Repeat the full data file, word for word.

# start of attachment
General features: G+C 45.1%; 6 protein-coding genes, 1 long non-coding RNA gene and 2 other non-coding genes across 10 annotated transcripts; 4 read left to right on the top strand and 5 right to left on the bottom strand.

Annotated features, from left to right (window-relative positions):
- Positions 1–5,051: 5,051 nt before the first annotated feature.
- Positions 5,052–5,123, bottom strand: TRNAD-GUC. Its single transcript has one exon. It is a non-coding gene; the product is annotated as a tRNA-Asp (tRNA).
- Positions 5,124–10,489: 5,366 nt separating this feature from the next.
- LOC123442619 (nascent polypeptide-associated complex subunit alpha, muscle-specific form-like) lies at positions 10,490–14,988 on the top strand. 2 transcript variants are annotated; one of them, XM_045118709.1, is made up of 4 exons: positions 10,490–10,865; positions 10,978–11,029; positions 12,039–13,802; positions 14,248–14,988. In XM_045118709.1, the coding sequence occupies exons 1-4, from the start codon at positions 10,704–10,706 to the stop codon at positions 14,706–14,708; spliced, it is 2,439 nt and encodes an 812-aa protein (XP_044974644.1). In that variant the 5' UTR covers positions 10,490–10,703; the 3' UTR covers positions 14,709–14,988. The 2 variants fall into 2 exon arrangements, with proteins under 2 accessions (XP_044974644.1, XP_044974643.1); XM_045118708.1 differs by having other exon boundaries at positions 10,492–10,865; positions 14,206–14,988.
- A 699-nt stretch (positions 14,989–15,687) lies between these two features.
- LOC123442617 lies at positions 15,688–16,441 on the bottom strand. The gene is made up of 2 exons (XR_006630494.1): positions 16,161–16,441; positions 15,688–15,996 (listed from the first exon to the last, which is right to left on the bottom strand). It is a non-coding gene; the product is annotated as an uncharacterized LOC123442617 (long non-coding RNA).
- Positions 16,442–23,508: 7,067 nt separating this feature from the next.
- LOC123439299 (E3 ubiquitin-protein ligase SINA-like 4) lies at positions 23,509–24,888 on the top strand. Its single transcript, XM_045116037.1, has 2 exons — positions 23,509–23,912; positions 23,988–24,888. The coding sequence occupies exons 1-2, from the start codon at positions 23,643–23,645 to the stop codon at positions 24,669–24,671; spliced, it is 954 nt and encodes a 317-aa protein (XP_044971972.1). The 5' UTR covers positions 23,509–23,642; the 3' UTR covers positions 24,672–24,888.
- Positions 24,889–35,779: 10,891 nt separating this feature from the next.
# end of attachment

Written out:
General features: G+C 45.1%; 6 protein-coding genes, 1 long non-coding RNA gene and 2 other non-coding genes across 10 annotated transcripts; 4 read left to right on the top strand and 5 right to left on the bottom strand.

Annotated features, from left to right (window-relative positions):
- Positions 1–5,051: 5,051 nt before the first annotated feature.
- Positions 5,052–5,123, bottom strand: TRNAD-GUC. Its single transcript has one exon. It is a non-coding gene; the product is annotated as a tRNA-Asp (tRNA).
- Positions 5,124–10,489: 5,366 nt separating this feature from the next.
- LOC123442619 (nascent polypeptide-associated complex subunit alpha, muscle-specific form-like) lies at positions 10,490–14,988 on the top strand. 2 transcript variants are annotated; one of them, XM_045118709.1, is made up of 4 exons: positions 10,490–10,865; positions 10,978–11,029; positions 12,039–13,802; positions 14,248–14,988. In XM_045118709.1, the coding sequence occupies exons 1-4, from the start codon at positions 10,704–10,706 to the stop codon at positions 14,706–14,708; spliced, it is 2,439 nt and encodes an 812-aa protein (XP_044974644.1). In that variant the 5' UTR covers positions 10,490–10,703; the 3' UTR covers positions 14,709–14,988. The 2 variants fall into 2 exon arrangements, with proteins under 2 accessions (XP_044974644.1, XP_044974643.1); XM_045118708.1 differs by having other exon boundaries at positions 10,492–10,865; positions 14,206–14,988.
- A 699-nt stretch (positions 14,989–15,687) lies between these two features.
- LOC123442617 lies at positions 15,688–16,441 on the bottom strand. The gene is made up of 2 exons (XR_006630494.1): positions 16,161–16,441; positions 15,688–15,996 (listed from the first exon to the last, which is right to left on the bottom strand). It is a non-coding gene; the product is annotated as an uncharacterized LOC123442617 (long non-coding RNA).
- Positions 16,442–23,508: 7,067 nt separating this feature from the next.
- LOC123439299 (E3 ubiquitin-protein ligase SINA-like 4) lies at positions 23,509–24,888 on the top strand. Its single transcript, XM_045116037.1, has 2 exons — positions 23,509–23,912; positions 23,988–24,888. The coding sequence occupies exons 1-2, from the start codon at positions 23,643–23,645 to the stop codon at positions 24,669–24,671; spliced, it is 954 nt and encodes a 317-aa protein (XP_044971972.1). The 5' UTR covers positions 23,509–23,642; the 3' UTR covers positions 24,672–24,888.
- Positions 24,889–35,779: 10,891 nt separating this feature from the next.